The first series of Robot Wars was a typically low-key test bed for the BBC consisting of only six episodes. It was overseen by Jeremy Clarkson, who brought with him his familiar acerbic wit and characteristic disdain. He was accompanied by Philippa Forrester who served as the co-host in the pits, and on commentary was Jonathan Pearce, who would become the voice of Robot Wars, and was present for all series of the show, including the 2016 revival.
Clarkson wasn’t a great fit with the show, chiefly because of his lack of enthusiasm for robot action. His demeanour and tongue-in-cheek comments put across the sense that this was all childish guff, watched by nerds and geeks he couldn’t bring himself to care about. It felt as though he’d much rather be sat behind the wheel of a big boy’s toy talking to blokes he considered were on his level. In the pits, Forrester was a much better fit, and soon became a fan-favourite. She gelled with the competitors, and seemed to enjoy the whole experience.
Arguably even more important were the show’s house robots, which benefitted from professional construction and no need to stick to competition weight rules. They were impressive, and clearly designed to wow kids and adults alike. Matilda, Sgt Bash, Shunt and Dead Metal were the series’ team, and lurked in the arena’s patrol zones for unlucky contestants, dubbed ‘Roboteers’.
The format of the program was clearly a plan in flux. The heats consisted of the Gauntlet obstacle course, a trial, and one-on-one knockouts. On paper, the Gauntlet was interesting, with various routes for robots to take guarded by house robots, but the actual result was an often tepid event that had its moments, but never quite worked as well as it could have. The trials were more interesting and entertaining, consisting of different challenges each week, including sumo bouts, robot football, mazes, and British bulldog.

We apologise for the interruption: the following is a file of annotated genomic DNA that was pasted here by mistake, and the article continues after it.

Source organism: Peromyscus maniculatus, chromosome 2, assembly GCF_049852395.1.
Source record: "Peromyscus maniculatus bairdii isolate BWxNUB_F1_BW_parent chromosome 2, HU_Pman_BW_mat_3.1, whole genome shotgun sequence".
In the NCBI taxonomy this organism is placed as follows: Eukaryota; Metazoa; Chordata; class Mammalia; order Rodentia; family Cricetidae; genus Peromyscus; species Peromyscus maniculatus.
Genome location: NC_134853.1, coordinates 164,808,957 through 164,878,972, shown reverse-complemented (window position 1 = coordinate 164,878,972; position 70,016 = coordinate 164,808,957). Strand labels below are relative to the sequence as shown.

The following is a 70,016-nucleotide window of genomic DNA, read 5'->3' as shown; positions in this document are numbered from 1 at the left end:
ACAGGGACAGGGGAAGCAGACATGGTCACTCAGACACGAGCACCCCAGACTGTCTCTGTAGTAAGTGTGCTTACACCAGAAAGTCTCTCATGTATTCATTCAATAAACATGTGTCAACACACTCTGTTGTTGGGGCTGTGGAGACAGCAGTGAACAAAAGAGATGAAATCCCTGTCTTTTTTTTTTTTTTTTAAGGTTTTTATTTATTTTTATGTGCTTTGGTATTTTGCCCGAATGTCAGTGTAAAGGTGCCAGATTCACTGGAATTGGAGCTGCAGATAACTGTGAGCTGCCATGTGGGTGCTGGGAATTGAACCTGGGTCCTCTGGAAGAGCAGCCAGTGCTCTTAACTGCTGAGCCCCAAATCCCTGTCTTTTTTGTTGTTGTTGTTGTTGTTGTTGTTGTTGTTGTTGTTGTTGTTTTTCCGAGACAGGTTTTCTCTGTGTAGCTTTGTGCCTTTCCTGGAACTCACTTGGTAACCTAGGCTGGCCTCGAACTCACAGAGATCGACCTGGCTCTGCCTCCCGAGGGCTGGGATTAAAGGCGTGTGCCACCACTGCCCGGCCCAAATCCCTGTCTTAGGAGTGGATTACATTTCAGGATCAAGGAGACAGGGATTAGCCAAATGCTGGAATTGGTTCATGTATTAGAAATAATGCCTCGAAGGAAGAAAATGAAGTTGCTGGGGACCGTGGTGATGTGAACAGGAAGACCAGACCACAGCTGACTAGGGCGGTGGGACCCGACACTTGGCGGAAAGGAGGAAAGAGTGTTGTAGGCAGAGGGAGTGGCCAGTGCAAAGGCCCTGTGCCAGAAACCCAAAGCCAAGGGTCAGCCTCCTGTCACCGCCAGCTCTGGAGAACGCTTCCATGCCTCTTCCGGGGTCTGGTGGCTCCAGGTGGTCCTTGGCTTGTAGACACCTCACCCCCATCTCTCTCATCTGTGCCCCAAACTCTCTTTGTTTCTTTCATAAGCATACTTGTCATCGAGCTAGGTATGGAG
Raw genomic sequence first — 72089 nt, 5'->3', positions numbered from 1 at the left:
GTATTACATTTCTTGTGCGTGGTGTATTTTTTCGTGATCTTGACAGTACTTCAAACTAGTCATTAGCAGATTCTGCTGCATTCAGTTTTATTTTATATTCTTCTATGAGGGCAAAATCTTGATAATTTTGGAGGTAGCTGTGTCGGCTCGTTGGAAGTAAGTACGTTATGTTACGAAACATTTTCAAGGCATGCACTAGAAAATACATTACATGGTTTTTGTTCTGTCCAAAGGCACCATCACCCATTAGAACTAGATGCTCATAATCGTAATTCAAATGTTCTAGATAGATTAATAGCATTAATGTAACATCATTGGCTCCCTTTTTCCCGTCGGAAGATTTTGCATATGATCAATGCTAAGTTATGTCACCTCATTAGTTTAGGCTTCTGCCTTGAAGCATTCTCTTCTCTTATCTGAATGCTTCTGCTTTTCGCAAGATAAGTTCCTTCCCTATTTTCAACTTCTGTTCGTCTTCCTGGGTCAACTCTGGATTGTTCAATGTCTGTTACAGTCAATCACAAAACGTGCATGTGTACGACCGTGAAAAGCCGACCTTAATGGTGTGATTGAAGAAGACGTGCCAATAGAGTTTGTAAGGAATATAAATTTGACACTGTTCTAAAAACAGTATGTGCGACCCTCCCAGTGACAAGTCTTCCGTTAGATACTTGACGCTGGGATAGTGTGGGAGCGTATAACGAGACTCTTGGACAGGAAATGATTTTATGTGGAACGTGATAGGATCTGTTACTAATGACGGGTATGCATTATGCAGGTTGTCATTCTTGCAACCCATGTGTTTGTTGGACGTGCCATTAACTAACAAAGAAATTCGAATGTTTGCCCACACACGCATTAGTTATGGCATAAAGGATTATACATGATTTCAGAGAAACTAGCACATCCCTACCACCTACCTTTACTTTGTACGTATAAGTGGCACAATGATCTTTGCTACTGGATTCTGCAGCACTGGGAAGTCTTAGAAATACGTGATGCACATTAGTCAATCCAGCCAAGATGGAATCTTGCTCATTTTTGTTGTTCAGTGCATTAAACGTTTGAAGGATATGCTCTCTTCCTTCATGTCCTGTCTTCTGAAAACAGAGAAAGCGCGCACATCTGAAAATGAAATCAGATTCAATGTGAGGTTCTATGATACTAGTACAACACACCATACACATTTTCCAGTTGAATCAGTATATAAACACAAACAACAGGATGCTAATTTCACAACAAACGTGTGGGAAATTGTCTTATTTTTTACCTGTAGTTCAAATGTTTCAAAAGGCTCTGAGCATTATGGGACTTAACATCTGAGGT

The real meat of the show, and the biggest draw were the actual fights, which were saved until the end of each episode. These saw the remaining robots duke it out to determine the eventual winner, who would go through to the final battle at the end of the sixth episode. This was a simple six-robot melee.
Despite the slow start and a somewhat flawed structure, Robot Wars‘ first series was a success, and was unlike anything the UK had seen before. Even at this early stage, the contestant robots were pretty impressive, with some clear highlights. The likes of the champion of series one, Roadblock and the insanely expensive, Oxford University-built Mortis (which was a clear favourite) painted a promising picture of what was to come, and the house robots always provided some satisfying action, even if the contestants failed to do so.
For the second series of Robot Wars, which started airing on the 6th of November 1998, the BBC made some changes, including an increase in the size of the show to fifteen episodes, which meant more competitors. The second series also saw the departure of Clarkson, and the arrival of the most famous host of the show, the indomitable Craig Charles.
Charles brought undeniable energy and enthusiasm to the series, a whole league ahead of Clarkson’s somewhat fed-up performance. Charles was a perfect fit for the show, and like Philippa Forrester, who also returned for series two, he got on with the competitors and was a great front man. He even managed to work in a few Red Dwarf references. Charles and Forrester would become the most popular and well-known presenting team, and rightly so.